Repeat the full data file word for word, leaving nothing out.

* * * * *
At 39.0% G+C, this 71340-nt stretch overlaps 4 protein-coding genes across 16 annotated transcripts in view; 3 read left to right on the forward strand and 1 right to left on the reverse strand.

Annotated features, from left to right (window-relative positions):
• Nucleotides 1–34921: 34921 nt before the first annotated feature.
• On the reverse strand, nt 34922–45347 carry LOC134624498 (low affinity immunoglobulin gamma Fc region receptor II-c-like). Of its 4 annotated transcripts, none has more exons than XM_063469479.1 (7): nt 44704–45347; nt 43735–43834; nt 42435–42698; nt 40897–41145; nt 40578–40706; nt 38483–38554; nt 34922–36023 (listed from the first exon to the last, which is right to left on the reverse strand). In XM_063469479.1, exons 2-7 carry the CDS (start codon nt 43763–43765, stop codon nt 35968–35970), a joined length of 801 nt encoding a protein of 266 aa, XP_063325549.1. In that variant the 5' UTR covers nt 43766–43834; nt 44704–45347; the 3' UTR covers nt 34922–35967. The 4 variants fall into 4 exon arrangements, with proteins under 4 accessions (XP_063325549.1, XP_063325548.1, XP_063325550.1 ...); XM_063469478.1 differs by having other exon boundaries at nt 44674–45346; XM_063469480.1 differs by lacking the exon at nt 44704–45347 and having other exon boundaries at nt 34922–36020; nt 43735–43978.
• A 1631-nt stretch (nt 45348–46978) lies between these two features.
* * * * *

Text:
At 39.0% G+C, this 71340-nt stretch overlaps 4 protein-coding genes across 16 annotated transcripts in view; 3 read left to right on the forward strand and 1 right to left on the reverse strand.

Annotated features, from left to right (window-relative positions):
• Nucleotides 1–34921: 34921 nt before the first annotated feature.
• On the reverse strand, nt 34922–45347 carry LOC134624498 (low affinity immunoglobulin gamma Fc region receptor II-c-like). Of its 4 annotated transcripts, none has more exons than XM_063469479.1 (7): nt 44704–45347; nt 43735–43834; nt 42435–42698; nt 40897–41145; nt 40578–40706; nt 38483–38554; nt 34922–36023 (listed from the first exon to the last, which is right to left on the reverse strand). In XM_063469479.1, exons 2-7 carry the CDS (start codon nt 43763–43765, stop codon nt 35968–35970), a joined length of 801 nt encoding a protein of 266 aa, XP_063325549.1. In that variant the 5' UTR covers nt 43766–43834; nt 44704–45347; the 3' UTR covers nt 34922–35967. The 4 variants fall into 4 exon arrangements, with proteins under 4 accessions (XP_063325549.1, XP_063325548.1, XP_063325550.1 ...); XM_063469478.1 differs by having other exon boundaries at nt 44674–45346; XM_063469480.1 differs by lacking the exon at nt 44704–45347 and having other exon boundaries at nt 34922–36020; nt 43735–43978.
• A 1631-nt stretch (nt 45348–46978) lies between these two features.